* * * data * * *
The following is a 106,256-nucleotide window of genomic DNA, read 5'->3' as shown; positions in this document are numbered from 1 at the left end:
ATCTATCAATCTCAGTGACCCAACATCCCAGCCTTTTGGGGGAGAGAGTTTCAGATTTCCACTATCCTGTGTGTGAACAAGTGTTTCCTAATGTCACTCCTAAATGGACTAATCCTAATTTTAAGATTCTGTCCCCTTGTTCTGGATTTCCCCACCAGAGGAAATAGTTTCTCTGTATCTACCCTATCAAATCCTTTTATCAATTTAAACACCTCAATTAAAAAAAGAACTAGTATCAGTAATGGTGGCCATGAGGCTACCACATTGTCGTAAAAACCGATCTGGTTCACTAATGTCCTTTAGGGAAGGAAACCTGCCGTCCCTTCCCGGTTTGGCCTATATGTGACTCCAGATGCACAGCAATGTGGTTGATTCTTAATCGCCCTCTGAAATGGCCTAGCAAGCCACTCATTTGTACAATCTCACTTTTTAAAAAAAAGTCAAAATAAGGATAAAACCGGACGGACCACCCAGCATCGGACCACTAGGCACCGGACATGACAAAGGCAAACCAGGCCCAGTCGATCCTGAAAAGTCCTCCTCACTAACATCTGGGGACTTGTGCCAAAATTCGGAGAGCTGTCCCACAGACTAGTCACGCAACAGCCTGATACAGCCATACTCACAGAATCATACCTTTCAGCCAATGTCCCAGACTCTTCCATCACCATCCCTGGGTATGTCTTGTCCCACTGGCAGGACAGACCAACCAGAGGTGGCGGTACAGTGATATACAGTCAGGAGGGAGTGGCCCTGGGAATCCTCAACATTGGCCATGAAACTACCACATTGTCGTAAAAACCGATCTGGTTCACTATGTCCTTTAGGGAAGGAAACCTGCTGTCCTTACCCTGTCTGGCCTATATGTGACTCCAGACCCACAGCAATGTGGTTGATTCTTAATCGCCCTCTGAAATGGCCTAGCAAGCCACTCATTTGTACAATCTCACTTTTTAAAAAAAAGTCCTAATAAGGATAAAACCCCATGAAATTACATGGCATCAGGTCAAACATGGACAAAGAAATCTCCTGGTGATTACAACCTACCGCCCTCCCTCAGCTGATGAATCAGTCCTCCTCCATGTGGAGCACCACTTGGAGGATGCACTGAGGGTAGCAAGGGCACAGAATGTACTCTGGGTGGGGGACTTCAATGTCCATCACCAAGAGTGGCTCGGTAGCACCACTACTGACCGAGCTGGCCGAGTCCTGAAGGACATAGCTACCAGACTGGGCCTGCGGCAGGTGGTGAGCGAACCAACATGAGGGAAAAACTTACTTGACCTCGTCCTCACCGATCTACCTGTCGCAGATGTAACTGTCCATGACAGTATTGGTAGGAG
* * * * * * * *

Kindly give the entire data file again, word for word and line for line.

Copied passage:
The following is a 106,256-nucleotide window of genomic DNA, read 5'->3' as shown; positions in this document are numbered from 1 at the left end:
ATCTATCAATCTCAGTGACCCAACATCCCAGCCTTTTGGGGGAGAGAGTTTCAGATTTCCACTATCCTGTGTGTGAACAAGTGTTTCCTAATGTCACTCCTAAATGGACTAATCCTAATTTTAAGATTCTGTCCCCTTGTTCTGGATTTCCCCACCAGAGGAAATAGTTTCTCTGTATCTACCCTATCAAATCCTTTTATCAATTTAAACACCTCAATTAAAAAAAGAACTAGTATCAGTAATGGTGGCCATGAGGCTACCACATTGTCGTAAAAACCGATCTGGTTCACTAATGTCCTTTAGGGAAGGAAACCTGCCGTCCCTTCCCGGTTTGGCCTATATGTGACTCCAGATGCACAGCAATGTGGTTGATTCTTAATCGCCCTCTGAAATGGCCTAGCAAGCCACTCATTTGTACAATCTCACTTTTTAAAAAAAAGTCAAAATAAGGATAAAACCGGACGGACCACCCAGCATCGGACCACTAGGCACCGGACATGACAAAGGCAAACCAGGCCCAGTCGATCCTGAAAAGTCCTCCTCACTAACATCTGGGGACTTGTGCCAAAATTCGGAGAGCTGTCCCACAGACTAGTCACGCAACAGCCTGATACAGCCATACTCACAGAATCATACCTTTCAGCCAATGTCCCAGACTCTTCCATCACCATCCCTGGGTATGTCTTGTCCCACTGGCAGGACAGACCAACCAGAGGTGGCGGTACAGTGATATACAGTCAGGAGGGAGTGGCCCTGGGAATCCTCAACATTGGCCATGAAACTACCACATTGTCGTAAAAACCGATCTGGTTCACTATGTCCTTTAGGGAAGGAAACCTGCTGTCCTTACCCTGTCTGGCCTATATGTGACTCCAGACCCACAGCAATGTGGTTGATTCTTAATCGCCCTCTGAAATGGCCTAGCAAGCCACTCATTTGTACAATCTCACTTTTTAAAAAAAAGTCCTAATAAGGATAAAACCCCATGAAATTACATGGCATCAGGTCAAACATGGACAAAGAAATCTCCTGGTGATTACAACCTACCGCCCTCCCTCAGCTGATGAATCAGTCCTCCTCCATGTGGAGCACCACTTGGAGGATGCACTGAGGGTAGCAAGGGCACAGAATGTACTCTGGGTGGGGGACTTCAATGTCCATCACCAAGAGTGGCTCGGTAGCACCACTACTGACCGAGCTGGCCGAGTCCTGAAGGACATAGCTACCAGACTGGGCCTGCGGCAGGTGGTGAGCGAACCAACATGAGGGAAAAACTTACTTGACCTCGTCCTCACCGATCTACCTGTCGCAGATGTAACTGTCCATGACAGTATTGGTAGGAG